In the second and third episodes of Science Channel’s Mysteries of the Abandoned, the locations have much darker histories behind them, including more Nazis (they got around), drug kingpins, and Soviet submarines. These episodes feature some new experts along with ones from the first episode, covering geology, engineering, military history, journalism, and more, and they bring in local experts to reveal the science and history behind four abandoned places from around the world.
This episode in particular was super fascinating and compelling. Each site was connected to a crime, and the history behind them was mostly things I had never heard of and am now interested in learning more about.
The first site was the island of Vis, part of Croatia, in the Adriatic Sea. Its location has been strategic for years, and the experts went through all the various uses the island had through time, up to the current abandoned location. Unsurprisingly, Nazis figure into this history. While this site is no longer used for military purposes, it isn’t totally abandoned. Today Speedo-lovers enjoy the sea from this enormous former submarine storage cave.
The second location is the Baths in San Francisco, a place I had explored on vacation years ago and had no idea what the site had formerly been. What’s especially wild is how old the ruins look, so I was shocked to learn that the site had been abandoned only in the early ’60s.
Ruins sure are common next to the sea. Those builders must love drama.
The site with the darkest history is a penal colony in Tasmania, from the time when Australia was settled by criminals. The behavior of the guards and people in charge was very disturbing, especially in such a beautiful place. The fact that this location was also the site of the deadliest mass shooting in Australian history made it even more disturbing to see.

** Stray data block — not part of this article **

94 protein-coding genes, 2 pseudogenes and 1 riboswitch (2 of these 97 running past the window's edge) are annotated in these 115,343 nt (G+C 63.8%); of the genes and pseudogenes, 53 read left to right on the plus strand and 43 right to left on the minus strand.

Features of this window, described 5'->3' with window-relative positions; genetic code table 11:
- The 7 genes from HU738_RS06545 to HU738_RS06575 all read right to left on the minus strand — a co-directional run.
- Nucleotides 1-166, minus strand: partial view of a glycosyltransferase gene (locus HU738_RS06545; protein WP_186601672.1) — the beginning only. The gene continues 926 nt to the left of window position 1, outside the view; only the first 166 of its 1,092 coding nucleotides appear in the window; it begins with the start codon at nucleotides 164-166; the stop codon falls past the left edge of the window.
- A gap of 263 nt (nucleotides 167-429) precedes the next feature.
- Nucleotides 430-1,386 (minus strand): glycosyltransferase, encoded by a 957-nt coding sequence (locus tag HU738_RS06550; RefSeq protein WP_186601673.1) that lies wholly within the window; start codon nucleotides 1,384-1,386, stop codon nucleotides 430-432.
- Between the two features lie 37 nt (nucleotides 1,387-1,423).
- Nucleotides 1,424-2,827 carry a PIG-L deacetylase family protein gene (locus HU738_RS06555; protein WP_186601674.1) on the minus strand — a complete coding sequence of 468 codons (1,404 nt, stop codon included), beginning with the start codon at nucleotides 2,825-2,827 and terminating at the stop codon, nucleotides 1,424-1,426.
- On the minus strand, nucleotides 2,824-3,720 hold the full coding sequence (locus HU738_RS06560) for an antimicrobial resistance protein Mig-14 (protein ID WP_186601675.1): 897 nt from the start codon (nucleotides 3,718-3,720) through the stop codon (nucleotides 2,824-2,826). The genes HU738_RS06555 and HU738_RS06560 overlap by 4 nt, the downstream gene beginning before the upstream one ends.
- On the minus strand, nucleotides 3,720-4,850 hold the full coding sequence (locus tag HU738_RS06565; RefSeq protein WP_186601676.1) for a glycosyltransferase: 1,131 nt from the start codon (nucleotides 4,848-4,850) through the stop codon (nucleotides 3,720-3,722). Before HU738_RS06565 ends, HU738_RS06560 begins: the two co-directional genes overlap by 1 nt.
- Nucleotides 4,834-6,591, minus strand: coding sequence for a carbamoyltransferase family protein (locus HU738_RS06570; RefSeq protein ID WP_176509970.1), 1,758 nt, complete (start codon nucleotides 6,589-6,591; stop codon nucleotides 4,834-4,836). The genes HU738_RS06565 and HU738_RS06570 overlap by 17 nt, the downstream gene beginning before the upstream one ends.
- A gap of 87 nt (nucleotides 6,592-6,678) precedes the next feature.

The final site also featured Nazis, but this one more directly. In the woods outside of Nuremberg, Germany, is the test site for Adolf Hitler’s grand vision of a stadium that would not only be used for rallies, but ultimately figured into the future of a world under Hitler’s rule.
With so much history to cover at these sites, there was far less filler in episode 2 than in the premiere episode. Each site was packed full of information, and the experts were well-chosen and gave thorough descriptions.
Episode 3 opens with a name that I remember hearing when I was young: Pablo Escobar. His abandoned mansion in Columbia opens up the story of the drug wars of the ’70s and ’80s, and the insane power his cartel held over an entire country. The property was bombed in 1993, and it’s amazing how quickly the remains of the home grew to look ancient.
The second location has a feeling of diabolical genius to it. Outside of Berlin, Germany, these pretty little cottages were, you guessed it, part of a Nazi scheme. I won’t spoil the truth of what happened in that place, but it covers an astonishing amount of history.
A site in south Portugal features a different kind of dark history – environmental destruction, displaying the worst of what the Industrial Revolution wrought upon the land. It was shocking to see what happened to this site.
A local showing the difference between the safe and ruined landscapes
The last site, on the coast of Kent, in England, was one of the most fascinating in the three episodes so far, because of the science it uses within a military scenario. The fact that the site was constructed during World War I made the technology so interesting to learn about. This was the high point of the episode for me.
Way to get ancient ESPN?
Is it good?
Mysteries of the Abandoned is so much fun to watch. It’s educational and entertaining in the best combination. I’m still not a huge fan of the overly dramatic music and the awkward intros to each site, but those are easy to ignore when learning about these fascinating sites.